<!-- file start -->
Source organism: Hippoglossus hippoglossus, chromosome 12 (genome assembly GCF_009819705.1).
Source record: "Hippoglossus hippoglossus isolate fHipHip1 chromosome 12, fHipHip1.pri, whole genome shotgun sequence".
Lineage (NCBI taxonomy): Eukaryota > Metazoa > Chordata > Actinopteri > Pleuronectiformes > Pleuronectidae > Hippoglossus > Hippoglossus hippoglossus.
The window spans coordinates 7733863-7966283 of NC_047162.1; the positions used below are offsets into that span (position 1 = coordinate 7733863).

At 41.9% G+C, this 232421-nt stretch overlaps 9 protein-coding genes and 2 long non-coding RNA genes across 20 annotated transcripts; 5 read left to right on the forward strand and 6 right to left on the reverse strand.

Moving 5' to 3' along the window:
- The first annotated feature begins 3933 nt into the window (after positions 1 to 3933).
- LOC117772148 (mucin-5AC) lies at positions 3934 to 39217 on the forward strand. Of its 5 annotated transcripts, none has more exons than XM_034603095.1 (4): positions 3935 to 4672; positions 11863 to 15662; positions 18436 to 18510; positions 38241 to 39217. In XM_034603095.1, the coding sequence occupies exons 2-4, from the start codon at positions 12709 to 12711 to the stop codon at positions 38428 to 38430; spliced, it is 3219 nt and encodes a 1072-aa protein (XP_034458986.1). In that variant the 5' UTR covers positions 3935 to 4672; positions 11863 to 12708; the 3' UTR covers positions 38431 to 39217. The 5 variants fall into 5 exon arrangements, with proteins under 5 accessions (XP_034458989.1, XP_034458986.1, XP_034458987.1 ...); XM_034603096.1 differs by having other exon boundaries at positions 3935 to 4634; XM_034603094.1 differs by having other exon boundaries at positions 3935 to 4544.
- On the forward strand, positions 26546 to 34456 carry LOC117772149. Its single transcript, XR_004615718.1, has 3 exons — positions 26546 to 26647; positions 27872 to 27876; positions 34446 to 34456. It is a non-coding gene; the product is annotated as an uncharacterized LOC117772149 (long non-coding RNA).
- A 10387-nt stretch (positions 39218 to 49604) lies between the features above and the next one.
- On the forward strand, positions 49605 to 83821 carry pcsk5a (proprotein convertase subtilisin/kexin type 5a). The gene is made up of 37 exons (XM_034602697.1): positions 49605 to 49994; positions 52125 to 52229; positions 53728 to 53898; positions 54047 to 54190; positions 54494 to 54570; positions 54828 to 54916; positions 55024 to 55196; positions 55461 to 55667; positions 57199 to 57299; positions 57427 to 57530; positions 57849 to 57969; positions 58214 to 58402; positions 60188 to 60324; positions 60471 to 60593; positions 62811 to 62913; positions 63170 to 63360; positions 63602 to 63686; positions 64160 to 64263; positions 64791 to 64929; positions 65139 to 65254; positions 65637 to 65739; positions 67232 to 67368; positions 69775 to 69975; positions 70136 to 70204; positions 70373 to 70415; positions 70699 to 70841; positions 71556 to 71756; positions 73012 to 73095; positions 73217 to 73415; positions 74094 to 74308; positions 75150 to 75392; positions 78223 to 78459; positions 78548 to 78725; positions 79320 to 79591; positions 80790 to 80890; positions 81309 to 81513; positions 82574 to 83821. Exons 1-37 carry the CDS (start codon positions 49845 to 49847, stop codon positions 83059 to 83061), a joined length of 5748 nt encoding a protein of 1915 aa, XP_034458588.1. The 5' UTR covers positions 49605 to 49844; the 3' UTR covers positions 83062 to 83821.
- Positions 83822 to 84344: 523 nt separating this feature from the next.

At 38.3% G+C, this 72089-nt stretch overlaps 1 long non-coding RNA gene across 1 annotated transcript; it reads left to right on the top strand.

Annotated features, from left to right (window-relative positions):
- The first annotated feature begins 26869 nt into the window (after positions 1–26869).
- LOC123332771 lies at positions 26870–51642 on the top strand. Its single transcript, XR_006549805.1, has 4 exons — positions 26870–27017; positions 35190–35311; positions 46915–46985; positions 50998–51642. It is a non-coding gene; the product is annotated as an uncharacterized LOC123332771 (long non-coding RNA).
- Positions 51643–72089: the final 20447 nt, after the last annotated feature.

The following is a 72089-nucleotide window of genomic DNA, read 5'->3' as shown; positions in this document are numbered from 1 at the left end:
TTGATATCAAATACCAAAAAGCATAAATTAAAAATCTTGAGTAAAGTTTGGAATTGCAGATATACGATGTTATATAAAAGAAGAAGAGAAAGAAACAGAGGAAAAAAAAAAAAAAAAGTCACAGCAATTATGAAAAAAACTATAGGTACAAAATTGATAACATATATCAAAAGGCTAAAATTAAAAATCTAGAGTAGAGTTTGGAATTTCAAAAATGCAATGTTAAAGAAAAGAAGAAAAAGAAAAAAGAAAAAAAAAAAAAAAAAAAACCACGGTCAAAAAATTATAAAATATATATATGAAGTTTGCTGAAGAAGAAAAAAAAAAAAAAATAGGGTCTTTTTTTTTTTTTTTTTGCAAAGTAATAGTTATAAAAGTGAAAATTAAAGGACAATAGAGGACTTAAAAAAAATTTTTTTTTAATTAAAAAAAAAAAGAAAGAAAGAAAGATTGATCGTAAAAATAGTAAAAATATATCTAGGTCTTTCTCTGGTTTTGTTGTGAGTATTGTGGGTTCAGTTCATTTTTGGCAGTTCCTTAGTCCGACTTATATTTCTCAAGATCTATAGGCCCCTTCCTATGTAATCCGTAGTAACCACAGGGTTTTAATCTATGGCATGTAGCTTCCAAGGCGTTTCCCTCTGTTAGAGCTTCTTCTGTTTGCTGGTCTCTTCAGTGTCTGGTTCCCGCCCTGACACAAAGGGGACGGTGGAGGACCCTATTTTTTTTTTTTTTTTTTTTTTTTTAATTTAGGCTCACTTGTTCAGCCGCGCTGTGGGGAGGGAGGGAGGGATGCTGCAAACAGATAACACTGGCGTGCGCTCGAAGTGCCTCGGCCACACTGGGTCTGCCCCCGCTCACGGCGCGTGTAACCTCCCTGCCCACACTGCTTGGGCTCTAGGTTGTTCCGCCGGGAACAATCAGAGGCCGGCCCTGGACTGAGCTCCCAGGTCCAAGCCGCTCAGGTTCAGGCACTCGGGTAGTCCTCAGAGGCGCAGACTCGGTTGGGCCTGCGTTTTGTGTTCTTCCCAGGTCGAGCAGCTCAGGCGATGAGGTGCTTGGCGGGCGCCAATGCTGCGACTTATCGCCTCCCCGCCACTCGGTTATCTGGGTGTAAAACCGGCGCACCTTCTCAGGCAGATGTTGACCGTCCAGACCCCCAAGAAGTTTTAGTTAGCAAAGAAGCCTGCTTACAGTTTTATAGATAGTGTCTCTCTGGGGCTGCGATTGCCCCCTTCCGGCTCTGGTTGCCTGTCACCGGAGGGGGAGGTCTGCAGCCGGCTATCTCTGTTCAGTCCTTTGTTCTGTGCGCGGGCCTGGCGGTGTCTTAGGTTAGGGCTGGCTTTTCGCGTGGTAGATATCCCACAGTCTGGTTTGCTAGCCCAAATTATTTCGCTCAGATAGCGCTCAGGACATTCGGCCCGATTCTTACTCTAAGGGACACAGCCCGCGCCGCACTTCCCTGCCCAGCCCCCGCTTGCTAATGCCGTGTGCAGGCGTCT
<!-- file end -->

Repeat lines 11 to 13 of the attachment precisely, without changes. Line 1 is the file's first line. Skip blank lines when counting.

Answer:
- On the forward strand, positions 49605 to 83821 carry pcsk5a (proprotein convertase subtilisin/kexin type 5a). The gene is made up of 37 exons (XM_034602697.1): positions 49605 to 49994; positions 52125 to 52229; positions 53728 to 53898; positions 54047 to 54190; positions 54494 to 54570; positions 54828 to 54916; positions 55024 to 55196; positions 55461 to 55667; positions 57199 to 57299; positions 57427 to 57530; positions 57849 to 57969; positions 58214 to 58402; positions 60188 to 60324; positions 60471 to 60593; positions 62811 to 62913; positions 63170 to 63360; positions 63602 to 63686; positions 64160 to 64263; positions 64791 to 64929; positions 65139 to 65254; positions 65637 to 65739; positions 67232 to 67368; positions 69775 to 69975; positions 70136 to 70204; positions 70373 to 70415; positions 70699 to 70841; positions 71556 to 71756; positions 73012 to 73095; positions 73217 to 73415; positions 74094 to 74308; positions 75150 to 75392; positions 78223 to 78459; positions 78548 to 78725; positions 79320 to 79591; positions 80790 to 80890; positions 81309 to 81513; positions 82574 to 83821. Exons 1-37 carry the CDS (start codon positions 49845 to 49847, stop codon positions 83059 to 83061), a joined length of 5748 nt encoding a protein of 1915 aa, XP_034458588.1. The 5' UTR covers positions 49605 to 49844; the 3' UTR covers positions 83062 to 83821.
- Positions 83822 to 84344: 523 nt separating this feature from the next.

At 38.3% G+C, this 72089-nt stretch overlaps 1 long non-coding RNA gene across 1 annotated transcript; it reads left to right on the top strand.